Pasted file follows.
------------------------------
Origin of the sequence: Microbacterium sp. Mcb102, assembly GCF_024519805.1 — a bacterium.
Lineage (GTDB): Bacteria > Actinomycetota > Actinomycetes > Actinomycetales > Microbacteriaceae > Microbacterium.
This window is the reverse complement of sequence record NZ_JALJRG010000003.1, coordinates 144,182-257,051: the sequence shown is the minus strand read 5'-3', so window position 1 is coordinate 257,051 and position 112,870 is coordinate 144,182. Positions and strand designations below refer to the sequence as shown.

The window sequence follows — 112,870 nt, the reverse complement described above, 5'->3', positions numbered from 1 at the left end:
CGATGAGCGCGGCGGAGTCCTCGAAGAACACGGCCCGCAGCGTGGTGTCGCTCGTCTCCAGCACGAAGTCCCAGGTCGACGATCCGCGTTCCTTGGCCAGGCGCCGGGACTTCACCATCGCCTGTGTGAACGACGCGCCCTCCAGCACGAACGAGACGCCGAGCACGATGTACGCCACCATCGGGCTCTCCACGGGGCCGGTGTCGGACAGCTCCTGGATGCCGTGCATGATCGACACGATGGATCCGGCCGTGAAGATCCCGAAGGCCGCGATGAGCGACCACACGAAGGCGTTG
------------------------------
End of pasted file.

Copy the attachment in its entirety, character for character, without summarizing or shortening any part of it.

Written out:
Origin of the sequence: Microbacterium sp. Mcb102, assembly GCF_024519805.1 — a bacterium.
Lineage (GTDB): Bacteria > Actinomycetota > Actinomycetes > Actinomycetales > Microbacteriaceae > Microbacterium.
This window is the reverse complement of sequence record NZ_JALJRG010000003.1, coordinates 144,182-257,051: the sequence shown is the minus strand read 5'-3', so window position 1 is coordinate 257,051 and position 112,870 is coordinate 144,182. Positions and strand designations below refer to the sequence as shown.

The window sequence follows — 112,870 nt, the reverse complement described above, 5'->3', positions numbered from 1 at the left end:
CGATGAGCGCGGCGGAGTCCTCGAAGAACACGGCCCGCAGCGTGGTGTCGCTCGTCTCCAGCACGAAGTCCCAGGTCGACGATCCGCGTTCCTTGGCCAGGCGCCGGGACTTCACCATCGCCTGTGTGAACGACGCGCCCTCCAGCACGAACGAGACGCCGAGCACGATGTACGCCACCATCGGGCTCTCCACGGGGCCGGTGTCGGACAGCTCCTGGATGCCGTGCATGATCGACACGATGGATCCGGCCGTGAAGATCCCGAAGGCCGCGATGAGCGACCACACGAAGGCGTTG